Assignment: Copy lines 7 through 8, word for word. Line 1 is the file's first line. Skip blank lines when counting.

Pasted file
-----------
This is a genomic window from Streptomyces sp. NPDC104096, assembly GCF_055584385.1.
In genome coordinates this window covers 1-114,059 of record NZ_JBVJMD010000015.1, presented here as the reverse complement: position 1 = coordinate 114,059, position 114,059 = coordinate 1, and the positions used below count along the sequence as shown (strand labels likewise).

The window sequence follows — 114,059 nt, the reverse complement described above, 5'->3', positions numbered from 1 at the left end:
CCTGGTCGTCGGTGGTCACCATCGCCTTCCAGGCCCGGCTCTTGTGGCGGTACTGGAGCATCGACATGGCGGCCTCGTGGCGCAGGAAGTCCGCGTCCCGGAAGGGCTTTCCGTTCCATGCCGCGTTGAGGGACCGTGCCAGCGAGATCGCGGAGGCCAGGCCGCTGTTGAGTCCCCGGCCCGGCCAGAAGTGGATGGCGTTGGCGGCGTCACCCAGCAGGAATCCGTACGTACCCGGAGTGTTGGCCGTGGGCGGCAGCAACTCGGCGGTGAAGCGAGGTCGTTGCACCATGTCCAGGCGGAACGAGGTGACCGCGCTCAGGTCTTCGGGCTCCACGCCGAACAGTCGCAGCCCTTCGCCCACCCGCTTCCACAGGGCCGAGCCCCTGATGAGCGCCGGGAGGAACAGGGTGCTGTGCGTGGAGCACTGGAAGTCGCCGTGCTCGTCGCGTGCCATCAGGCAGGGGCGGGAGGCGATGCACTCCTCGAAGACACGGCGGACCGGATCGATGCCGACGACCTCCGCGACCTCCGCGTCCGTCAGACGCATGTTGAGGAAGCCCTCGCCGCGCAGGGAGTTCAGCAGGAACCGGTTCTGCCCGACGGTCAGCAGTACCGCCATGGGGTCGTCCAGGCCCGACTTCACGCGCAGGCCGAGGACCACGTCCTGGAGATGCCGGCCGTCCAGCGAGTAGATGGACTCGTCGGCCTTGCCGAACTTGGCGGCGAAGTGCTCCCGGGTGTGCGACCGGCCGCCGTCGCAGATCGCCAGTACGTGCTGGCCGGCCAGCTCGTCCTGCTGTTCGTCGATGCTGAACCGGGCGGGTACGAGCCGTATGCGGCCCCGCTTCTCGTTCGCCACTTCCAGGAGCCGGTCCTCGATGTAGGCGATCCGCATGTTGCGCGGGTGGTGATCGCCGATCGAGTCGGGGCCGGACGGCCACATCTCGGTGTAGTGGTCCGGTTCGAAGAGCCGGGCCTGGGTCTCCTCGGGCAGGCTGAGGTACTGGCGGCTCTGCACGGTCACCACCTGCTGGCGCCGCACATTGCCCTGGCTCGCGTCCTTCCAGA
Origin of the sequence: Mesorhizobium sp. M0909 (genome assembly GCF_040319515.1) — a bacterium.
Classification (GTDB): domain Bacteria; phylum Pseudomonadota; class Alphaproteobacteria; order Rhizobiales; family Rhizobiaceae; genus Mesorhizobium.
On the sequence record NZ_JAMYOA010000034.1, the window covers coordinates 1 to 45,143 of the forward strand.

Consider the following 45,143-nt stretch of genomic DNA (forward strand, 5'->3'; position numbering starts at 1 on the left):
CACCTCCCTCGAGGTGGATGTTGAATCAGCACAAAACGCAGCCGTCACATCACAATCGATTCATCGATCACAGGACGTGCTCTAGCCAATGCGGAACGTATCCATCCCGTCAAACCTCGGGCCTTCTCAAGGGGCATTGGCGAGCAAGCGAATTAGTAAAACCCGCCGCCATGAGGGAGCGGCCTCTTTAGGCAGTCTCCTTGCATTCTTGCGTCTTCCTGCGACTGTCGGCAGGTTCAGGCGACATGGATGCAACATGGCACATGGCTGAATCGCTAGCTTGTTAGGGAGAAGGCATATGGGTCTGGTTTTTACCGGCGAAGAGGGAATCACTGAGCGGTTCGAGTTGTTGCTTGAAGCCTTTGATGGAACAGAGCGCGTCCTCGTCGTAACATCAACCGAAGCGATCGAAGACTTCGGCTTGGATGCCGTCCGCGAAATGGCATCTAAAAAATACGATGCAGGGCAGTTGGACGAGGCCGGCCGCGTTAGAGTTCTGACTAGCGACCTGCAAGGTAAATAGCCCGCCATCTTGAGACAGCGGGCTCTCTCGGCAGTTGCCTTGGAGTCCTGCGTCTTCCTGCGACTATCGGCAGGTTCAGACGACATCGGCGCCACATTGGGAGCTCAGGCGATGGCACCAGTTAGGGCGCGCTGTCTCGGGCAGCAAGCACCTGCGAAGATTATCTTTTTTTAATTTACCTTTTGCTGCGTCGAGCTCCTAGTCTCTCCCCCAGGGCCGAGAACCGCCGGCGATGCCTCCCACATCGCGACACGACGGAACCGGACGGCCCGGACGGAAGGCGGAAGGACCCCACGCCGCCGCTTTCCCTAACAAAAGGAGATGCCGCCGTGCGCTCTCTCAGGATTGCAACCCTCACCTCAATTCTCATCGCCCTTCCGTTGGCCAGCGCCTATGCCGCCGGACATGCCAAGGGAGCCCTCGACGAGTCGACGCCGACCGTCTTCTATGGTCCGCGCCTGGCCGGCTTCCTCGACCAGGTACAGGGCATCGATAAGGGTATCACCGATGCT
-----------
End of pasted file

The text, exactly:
On the sequence record NZ_JAMYOA010000034.1, the window covers coordinates 1 to 45,143 of the forward strand.

Consider the following 45,143-nt stretch of genomic DNA (forward strand, 5'->3'; position numbering starts at 1 on the left):